A federal judge has allowed a woman’s claim to go forward against three Denver Police Department employees for negligently burning down her home during a lengthy standoff, but dismissed her allegations that the city unlawfully seized her central Denver home in violation of the Constitution.
“Because Plaintiff has not alleged that the Individual Defendants’ conduct was set in motion or put in place to achieve a seizure of the Residence itself, Plaintiff has not stated a Fourth Amendment claim,” wrote U.S. District Judge William J. Martínez in a Jan. 22 order.
According to plaintiff Mary Quintana’s version of events, Denver police received a call about shots fired around 6th Avenue and Inca Street in Denver on the morning of Jan. 27, 2019. Officers found an ammunition cartridge outside Quintana’s home at 622 Inca Street. They also discovered her son, Joseph Quintana, had a warrant.
Mary Quintana met officers outside her home shortly afterward and gave them permission to enter. Law enforcement found Joseph Quintana in the basement, where he opened fire on the officers. After they retreated, Joseph Quintana continued to fire upon them, hitting another officer.
Dozens of police, including SWAT members, arrived and a standoff ensued. Chief Paul Pazen reportedly authorized the use of chemical weapons on the residence even though, the lawsuit contended, they were specifically for outdoor use.
Two of the defendants, Brent Kohls and Richard Eberharter, allegedly took the chemical agents, including devices known as “burn boxes,” and threw them “randomly...inside the house without any care for placement or whether the boxes would land near flammable materials.”
The house caught fire around 5:30 in the evening. Police subsequently arrested Joseph Quintana, and Mary Quintana was rendered homeless from the destruction to her home.
"Ms. Quintana hasn’t recovered from the loss of her home," said her attorney, Joseph A. Salazar. "Her possessions were destroyed and the city pretty much thumbed its nose at Ms. Quintana."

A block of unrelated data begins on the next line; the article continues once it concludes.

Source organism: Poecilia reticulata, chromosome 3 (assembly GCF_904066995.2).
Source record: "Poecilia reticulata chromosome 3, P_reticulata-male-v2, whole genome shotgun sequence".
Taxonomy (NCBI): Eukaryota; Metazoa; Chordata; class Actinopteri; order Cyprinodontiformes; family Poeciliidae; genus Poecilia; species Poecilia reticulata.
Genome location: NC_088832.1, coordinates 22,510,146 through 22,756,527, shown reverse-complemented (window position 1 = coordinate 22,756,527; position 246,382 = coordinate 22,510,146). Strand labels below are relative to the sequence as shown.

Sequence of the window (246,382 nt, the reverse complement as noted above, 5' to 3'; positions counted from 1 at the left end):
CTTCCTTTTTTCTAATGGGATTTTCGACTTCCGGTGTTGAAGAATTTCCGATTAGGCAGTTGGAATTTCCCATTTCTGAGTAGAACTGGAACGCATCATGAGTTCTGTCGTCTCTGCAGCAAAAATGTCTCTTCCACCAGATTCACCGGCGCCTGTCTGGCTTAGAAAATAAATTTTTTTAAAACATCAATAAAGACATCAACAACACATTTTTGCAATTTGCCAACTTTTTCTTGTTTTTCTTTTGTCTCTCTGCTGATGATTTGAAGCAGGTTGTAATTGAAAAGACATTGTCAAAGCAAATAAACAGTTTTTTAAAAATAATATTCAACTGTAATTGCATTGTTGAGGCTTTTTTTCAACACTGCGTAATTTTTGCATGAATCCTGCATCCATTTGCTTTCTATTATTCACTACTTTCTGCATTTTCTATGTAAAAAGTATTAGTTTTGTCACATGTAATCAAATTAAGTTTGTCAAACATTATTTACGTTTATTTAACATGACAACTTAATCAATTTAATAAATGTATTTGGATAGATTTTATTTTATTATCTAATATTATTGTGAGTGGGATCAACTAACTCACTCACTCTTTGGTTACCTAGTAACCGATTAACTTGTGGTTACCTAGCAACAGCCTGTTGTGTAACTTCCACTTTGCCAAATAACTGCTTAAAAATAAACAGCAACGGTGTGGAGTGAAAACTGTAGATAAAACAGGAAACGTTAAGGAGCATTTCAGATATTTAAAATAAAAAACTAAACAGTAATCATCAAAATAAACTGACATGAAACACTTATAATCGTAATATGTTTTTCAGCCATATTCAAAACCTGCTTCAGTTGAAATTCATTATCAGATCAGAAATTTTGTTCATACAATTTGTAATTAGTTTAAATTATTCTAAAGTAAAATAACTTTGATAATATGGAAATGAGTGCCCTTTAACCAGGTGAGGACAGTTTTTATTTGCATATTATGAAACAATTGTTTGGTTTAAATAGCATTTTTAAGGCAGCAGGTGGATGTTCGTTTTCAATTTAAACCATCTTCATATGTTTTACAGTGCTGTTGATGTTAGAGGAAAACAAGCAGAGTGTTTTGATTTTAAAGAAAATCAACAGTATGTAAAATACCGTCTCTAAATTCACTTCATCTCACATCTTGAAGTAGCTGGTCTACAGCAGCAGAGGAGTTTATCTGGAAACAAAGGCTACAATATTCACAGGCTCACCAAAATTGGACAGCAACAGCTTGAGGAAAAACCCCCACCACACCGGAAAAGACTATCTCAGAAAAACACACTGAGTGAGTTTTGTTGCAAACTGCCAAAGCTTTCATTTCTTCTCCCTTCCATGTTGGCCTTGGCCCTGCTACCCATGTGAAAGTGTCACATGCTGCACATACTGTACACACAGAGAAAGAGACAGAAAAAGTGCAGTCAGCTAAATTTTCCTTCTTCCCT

In January 2020, she filed a lawsuit against the city and individual police personnel for negligence, unlawful seizure of her property under the Fourth Amendment, and Denver’s failure to train and supervise its officers.
Mary Quintana also faulted the Denver Police Department for detaining her in a vehicle for five hours during the operation, not releasing her until nearly 7 p.m.
In response, the defendants provided a statement from a Metro SWAT technician that the deployment of grenades within burn boxes inside of a structure is a “nationwide best practice.” Other than the incident on Inca Street, the technician has “neither personally observed nor heard secondhand of a CS grenade deployed within a burn box causing fire damage to a structure.” Further, defendants argued, the tactic was preferable to reengaging with Joseph Quintana inside the home.
“It may be true that Defendants’ use of flammable grenades was the least dangerous alternative available to DPD to end the armed standoff with J. Quintana,” conceded Martínez. “However, whether the armed standoff justified Defendants’ use of the flammable munitions is not for the Court to decide today.”
The judge elaborated that Mary Quintana had plausibly alleged the officers acted negligently, and that the Colorado Governmental Immunity Act did not shield Eberharter, Kohls and Sgt. Justin Dodge from being sued.
Martínez dismissed the claim related to her five-hour detention, however, saying it did not amount to a clear violation of her rights “in light of the unfolding exigent situation and her status as an witness with pertinent information.”
He also rejected the notion that burning down the home amounted to an unlawful seizure under the Fourth Amendment, explaining that a “reasonable officer” need not determine they would violate the Constitution by damaging property to apprehend a suspect. Finally, Martínez dismissed the claims against the city of Denver, after concluding there was no demonstration that policies or customs were responsible for the violations Mary Quintana alleged.
Salazar characterized the court's grant of qualified immunity to the defendants on multiple claims as an abuse of the doctrine, which serves to shield government employees from liability absent a clear violation of constitutional rights.
"It’s long past time that the Supreme Court or Congress address the abuse," he added. "We are weighing our options concerning the dismissal of her constitutional claims."
The case is Quintana v. City and County of Denver, et al.